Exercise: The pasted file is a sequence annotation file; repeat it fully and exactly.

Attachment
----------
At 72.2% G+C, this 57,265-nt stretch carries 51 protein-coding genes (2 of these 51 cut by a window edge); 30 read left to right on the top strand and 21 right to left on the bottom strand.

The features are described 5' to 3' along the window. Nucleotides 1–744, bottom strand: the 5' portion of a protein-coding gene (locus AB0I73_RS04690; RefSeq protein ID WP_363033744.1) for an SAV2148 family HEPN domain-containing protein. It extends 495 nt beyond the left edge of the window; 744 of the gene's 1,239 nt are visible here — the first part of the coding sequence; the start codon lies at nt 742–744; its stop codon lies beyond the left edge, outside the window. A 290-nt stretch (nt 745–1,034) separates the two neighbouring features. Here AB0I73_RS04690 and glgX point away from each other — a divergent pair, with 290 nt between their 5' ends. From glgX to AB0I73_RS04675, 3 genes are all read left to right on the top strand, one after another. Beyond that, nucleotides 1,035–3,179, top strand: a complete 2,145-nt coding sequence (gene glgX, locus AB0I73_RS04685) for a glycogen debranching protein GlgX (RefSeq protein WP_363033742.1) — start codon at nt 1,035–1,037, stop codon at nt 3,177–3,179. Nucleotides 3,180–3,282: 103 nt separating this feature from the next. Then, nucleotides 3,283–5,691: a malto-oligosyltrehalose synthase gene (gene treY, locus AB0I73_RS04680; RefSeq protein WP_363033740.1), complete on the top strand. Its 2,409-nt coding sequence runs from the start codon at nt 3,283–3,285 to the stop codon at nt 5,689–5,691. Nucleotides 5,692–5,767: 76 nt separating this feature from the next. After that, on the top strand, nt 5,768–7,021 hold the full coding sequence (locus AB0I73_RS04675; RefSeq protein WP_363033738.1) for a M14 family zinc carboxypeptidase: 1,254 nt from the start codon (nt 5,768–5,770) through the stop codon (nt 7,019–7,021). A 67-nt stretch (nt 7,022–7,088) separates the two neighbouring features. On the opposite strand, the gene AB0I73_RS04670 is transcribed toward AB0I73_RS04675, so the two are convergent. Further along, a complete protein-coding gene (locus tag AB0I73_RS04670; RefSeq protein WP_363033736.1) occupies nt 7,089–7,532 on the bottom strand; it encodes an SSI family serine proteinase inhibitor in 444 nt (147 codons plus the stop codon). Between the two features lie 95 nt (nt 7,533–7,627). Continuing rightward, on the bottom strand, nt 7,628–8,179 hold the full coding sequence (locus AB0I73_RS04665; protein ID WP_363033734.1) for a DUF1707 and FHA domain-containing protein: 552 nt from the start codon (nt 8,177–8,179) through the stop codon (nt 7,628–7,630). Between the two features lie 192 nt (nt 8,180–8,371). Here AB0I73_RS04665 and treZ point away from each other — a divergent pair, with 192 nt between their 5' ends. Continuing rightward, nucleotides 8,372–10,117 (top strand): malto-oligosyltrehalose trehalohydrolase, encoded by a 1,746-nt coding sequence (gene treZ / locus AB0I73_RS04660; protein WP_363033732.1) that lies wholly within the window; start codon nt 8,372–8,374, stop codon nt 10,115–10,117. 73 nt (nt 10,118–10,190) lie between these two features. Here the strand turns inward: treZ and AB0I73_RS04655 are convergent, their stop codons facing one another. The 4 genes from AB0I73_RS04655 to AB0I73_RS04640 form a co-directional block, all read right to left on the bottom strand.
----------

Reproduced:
At 72.2% G+C, this 57,265-nt stretch carries 51 protein-coding genes (2 of these 51 cut by a window edge); 30 read left to right on the top strand and 21 right to left on the bottom strand.

The features are described 5' to 3' along the window. Nucleotides 1–744, bottom strand: the 5' portion of a protein-coding gene (locus AB0I73_RS04690; RefSeq protein ID WP_363033744.1) for an SAV2148 family HEPN domain-containing protein. It extends 495 nt beyond the left edge of the window; 744 of the gene's 1,239 nt are visible here — the first part of the coding sequence; the start codon lies at nt 742–744; its stop codon lies beyond the left edge, outside the window. A 290-nt stretch (nt 745–1,034) separates the two neighbouring features. Here AB0I73_RS04690 and glgX point away from each other — a divergent pair, with 290 nt between their 5' ends. From glgX to AB0I73_RS04675, 3 genes are all read left to right on the top strand, one after another. Beyond that, nucleotides 1,035–3,179, top strand: a complete 2,145-nt coding sequence (gene glgX, locus AB0I73_RS04685) for a glycogen debranching protein GlgX (RefSeq protein WP_363033742.1) — start codon at nt 1,035–1,037, stop codon at nt 3,177–3,179. Nucleotides 3,180–3,282: 103 nt separating this feature from the next. Then, nucleotides 3,283–5,691: a malto-oligosyltrehalose synthase gene (gene treY, locus AB0I73_RS04680; RefSeq protein WP_363033740.1), complete on the top strand. Its 2,409-nt coding sequence runs from the start codon at nt 3,283–3,285 to the stop codon at nt 5,689–5,691. Nucleotides 5,692–5,767: 76 nt separating this feature from the next. After that, on the top strand, nt 5,768–7,021 hold the full coding sequence (locus AB0I73_RS04675; RefSeq protein WP_363033738.1) for a M14 family zinc carboxypeptidase: 1,254 nt from the start codon (nt 5,768–5,770) through the stop codon (nt 7,019–7,021). A 67-nt stretch (nt 7,022–7,088) separates the two neighbouring features. On the opposite strand, the gene AB0I73_RS04670 is transcribed toward AB0I73_RS04675, so the two are convergent. Further along, a complete protein-coding gene (locus tag AB0I73_RS04670; RefSeq protein WP_363033736.1) occupies nt 7,089–7,532 on the bottom strand; it encodes an SSI family serine proteinase inhibitor in 444 nt (147 codons plus the stop codon). Between the two features lie 95 nt (nt 7,533–7,627). Continuing rightward, on the bottom strand, nt 7,628–8,179 hold the full coding sequence (locus AB0I73_RS04665; protein ID WP_363033734.1) for a DUF1707 and FHA domain-containing protein: 552 nt from the start codon (nt 8,177–8,179) through the stop codon (nt 7,628–7,630). Between the two features lie 192 nt (nt 8,180–8,371). Here AB0I73_RS04665 and treZ point away from each other — a divergent pair, with 192 nt between their 5' ends. Continuing rightward, nucleotides 8,372–10,117 (top strand): malto-oligosyltrehalose trehalohydrolase, encoded by a 1,746-nt coding sequence (gene treZ / locus AB0I73_RS04660; protein WP_363033732.1) that lies wholly within the window; start codon nt 8,372–8,374, stop codon nt 10,115–10,117. 73 nt (nt 10,118–10,190) lie between these two features. Here the strand turns inward: treZ and AB0I73_RS04655 are convergent, their stop codons facing one another. The 4 genes from AB0I73_RS04655 to AB0I73_RS04640 form a co-directional block, all read right to left on the bottom strand.